Ontario spending $24 million to reduce risk of school violence, keep students and staff safe
Health & Safety ontario school safety workplace violence
Ontario is spending $24 million to reduce the risk of violence in schools and promote the safety of students and educators.
The province said the funding is a direct response to “recent incidents of violence in schools that have increased concern and fear amongst students, families and the broader community.”
That includes a shooting outside Weston Collegiate Institute in Toronto that injured a 15-year-old in February; a stabbing later that month that injured a 17-year-old outside Sandalwood Heights Secondary School in Brampton, Ont.; and the fatal shooting in October 2022 of 18-year-old in front of Toronto’s Woburn Collegiate Institute.
“Our schools must be safe for students,” said Stephen Lecce, Minister of Education. “Students should never be afraid or nervous about going to school, and parents must be able to trust their children are protected. Today, our government is giving additional support to school boards and investing through partnerships to ensure our schools can provide a safe environment that promotes and fosters healthy learning.”
Colleen Russell-Rawlins, director of education for the Toronto District School Board, said the funding will enable the board to continue pursuing new educational partnerships and expanding youth employment opportunities.
“We know that when the TSDB collaborates with community organizations, we can better engage students and changes lives,” she said.
Former Toronto Argonaut superstar Michael “Pinball” Clemons — whose foundation is receiving $500,000 as part of the initiative — said he was “proud” to partner the province.
“The best way to connect young people to life-long success is to provide them with hope and opportunity,” said Clemons.
Where the money is going
This funding will provide additional support to school boards and community organizations, including:
- More than $2.8 million to expand Focus on Youth, increasing the province’s investment in this program by 37 per cent to $10.45 million for 2022-23. This investment will provide program opportunities for thousands of children and youth in 24 school boards across Ontario by creating employment experiences for high school students. Further, the funding will help increase access to free/low-cost camps for children and youth (kindergarten to Grade 12) in high-needs areas where such opportunities may be limited.
- $1.8 million to the Toronto District School Board to work with community organizations to address incidents of school violence by supporting inclusion and engagement in schools.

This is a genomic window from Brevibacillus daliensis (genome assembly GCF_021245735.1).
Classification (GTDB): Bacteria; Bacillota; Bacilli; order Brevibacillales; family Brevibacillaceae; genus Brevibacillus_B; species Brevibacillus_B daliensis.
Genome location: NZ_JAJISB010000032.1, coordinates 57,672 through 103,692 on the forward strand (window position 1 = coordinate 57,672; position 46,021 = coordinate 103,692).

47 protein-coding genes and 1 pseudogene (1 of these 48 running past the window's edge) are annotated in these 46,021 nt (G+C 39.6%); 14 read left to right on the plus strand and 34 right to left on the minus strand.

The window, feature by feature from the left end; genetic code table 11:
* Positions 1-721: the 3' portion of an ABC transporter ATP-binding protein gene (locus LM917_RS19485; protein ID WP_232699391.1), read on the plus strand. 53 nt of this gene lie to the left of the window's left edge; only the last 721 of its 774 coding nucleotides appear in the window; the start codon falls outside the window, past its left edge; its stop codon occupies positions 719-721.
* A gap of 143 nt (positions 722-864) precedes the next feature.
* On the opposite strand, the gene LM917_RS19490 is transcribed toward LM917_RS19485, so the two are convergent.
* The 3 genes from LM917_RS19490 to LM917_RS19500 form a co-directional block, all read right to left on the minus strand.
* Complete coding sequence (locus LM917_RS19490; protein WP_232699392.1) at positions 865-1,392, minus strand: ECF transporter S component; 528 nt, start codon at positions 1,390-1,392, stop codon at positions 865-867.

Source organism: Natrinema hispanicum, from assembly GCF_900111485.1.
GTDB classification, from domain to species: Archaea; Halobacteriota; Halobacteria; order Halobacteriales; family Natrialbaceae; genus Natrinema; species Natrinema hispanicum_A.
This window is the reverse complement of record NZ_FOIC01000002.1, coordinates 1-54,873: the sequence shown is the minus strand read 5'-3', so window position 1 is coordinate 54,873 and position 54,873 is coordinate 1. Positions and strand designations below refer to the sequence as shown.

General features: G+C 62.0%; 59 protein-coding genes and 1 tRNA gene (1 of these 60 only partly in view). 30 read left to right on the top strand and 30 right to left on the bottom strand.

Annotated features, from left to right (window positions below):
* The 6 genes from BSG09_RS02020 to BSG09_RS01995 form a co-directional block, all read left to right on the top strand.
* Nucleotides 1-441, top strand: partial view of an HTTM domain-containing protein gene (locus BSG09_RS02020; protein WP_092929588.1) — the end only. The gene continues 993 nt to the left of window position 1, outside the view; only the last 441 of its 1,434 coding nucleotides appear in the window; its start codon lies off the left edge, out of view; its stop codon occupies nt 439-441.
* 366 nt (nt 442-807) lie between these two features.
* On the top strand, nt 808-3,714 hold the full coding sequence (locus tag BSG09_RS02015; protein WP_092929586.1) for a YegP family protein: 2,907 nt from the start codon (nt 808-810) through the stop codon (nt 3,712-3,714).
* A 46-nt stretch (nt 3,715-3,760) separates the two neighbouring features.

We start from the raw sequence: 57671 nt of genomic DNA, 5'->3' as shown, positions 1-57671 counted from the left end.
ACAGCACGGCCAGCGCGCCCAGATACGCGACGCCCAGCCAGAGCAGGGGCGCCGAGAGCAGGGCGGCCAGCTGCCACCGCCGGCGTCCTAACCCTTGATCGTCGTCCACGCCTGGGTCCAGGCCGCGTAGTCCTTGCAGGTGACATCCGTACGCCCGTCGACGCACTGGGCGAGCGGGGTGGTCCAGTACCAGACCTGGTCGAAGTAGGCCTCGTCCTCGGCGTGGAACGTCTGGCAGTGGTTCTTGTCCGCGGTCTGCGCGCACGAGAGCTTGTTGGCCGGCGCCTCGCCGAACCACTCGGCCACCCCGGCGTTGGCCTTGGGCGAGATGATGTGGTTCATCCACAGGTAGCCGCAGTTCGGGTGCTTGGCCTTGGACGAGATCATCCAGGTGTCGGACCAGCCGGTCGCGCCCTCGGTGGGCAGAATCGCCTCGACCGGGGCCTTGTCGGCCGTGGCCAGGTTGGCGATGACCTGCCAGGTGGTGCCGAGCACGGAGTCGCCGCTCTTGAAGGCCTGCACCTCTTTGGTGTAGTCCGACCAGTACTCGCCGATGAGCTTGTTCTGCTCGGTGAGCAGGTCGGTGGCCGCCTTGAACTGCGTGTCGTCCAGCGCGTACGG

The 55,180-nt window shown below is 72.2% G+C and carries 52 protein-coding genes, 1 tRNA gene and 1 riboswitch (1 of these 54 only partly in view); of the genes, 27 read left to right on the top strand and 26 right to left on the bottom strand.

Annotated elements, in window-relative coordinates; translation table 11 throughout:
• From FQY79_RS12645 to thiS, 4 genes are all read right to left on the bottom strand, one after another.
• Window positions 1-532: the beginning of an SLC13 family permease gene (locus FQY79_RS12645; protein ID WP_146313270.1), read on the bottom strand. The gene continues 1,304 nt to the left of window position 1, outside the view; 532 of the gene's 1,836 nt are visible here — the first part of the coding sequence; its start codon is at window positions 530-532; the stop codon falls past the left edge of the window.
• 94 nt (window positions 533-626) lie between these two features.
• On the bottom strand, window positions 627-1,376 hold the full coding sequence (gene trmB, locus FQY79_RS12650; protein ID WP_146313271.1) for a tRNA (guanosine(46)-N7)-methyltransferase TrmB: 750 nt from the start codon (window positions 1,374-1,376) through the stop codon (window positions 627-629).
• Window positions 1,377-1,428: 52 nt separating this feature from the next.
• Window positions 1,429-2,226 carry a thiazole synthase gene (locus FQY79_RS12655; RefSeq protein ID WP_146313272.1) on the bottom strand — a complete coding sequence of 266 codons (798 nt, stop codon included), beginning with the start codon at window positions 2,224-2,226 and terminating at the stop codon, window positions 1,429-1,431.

- $500,000 (2022-23, 2023-24) to the Pinball Clemons Foundation to partner with the One Voice One Team Youth Leadership Organization. This partnership will provide mentorship, inspiration and ongoing opportunities for connection through in-school and after-school programming.
- $600,000 to partner with Respect Group Inc to deliver and implement the Respect in School Workshop, a 90-minute evidence-based online training program available in French and English designed for school leaders on the prevention of bullying, abuse, harassment and discrimination.
- $1.5 million (2023-24) in anti-hate initiatives that include development of classroom resources to promote diversity and that better reflect the population of Canada, and to partner with community organizations to provide curriculum-linked educational resources on digital literacy to increase student awareness of online misinformation, critical thinking skills and awareness of online hate and threats.
- $1 million in 2023-24 to partner with community organizations to combat racism and dismantle systemic barriers faced by underserved and racialized students through youth hotlines, counselling services, youth support networks, lesson plans and classroom materials.
- To support student well-being, Ontario is providing $16 million in new funding in 2023-24 through the Safe and Clean Schools Supplement within the Grants for Student Needs that includes the following:
- $12 million to support the salaries and benefits costs for staff such as psychologists, social workers and child/youth workers to enhance additional direct services for students
- $4 million to support the salaries and benefits costs for educational assistants to work with students who may require additional support.
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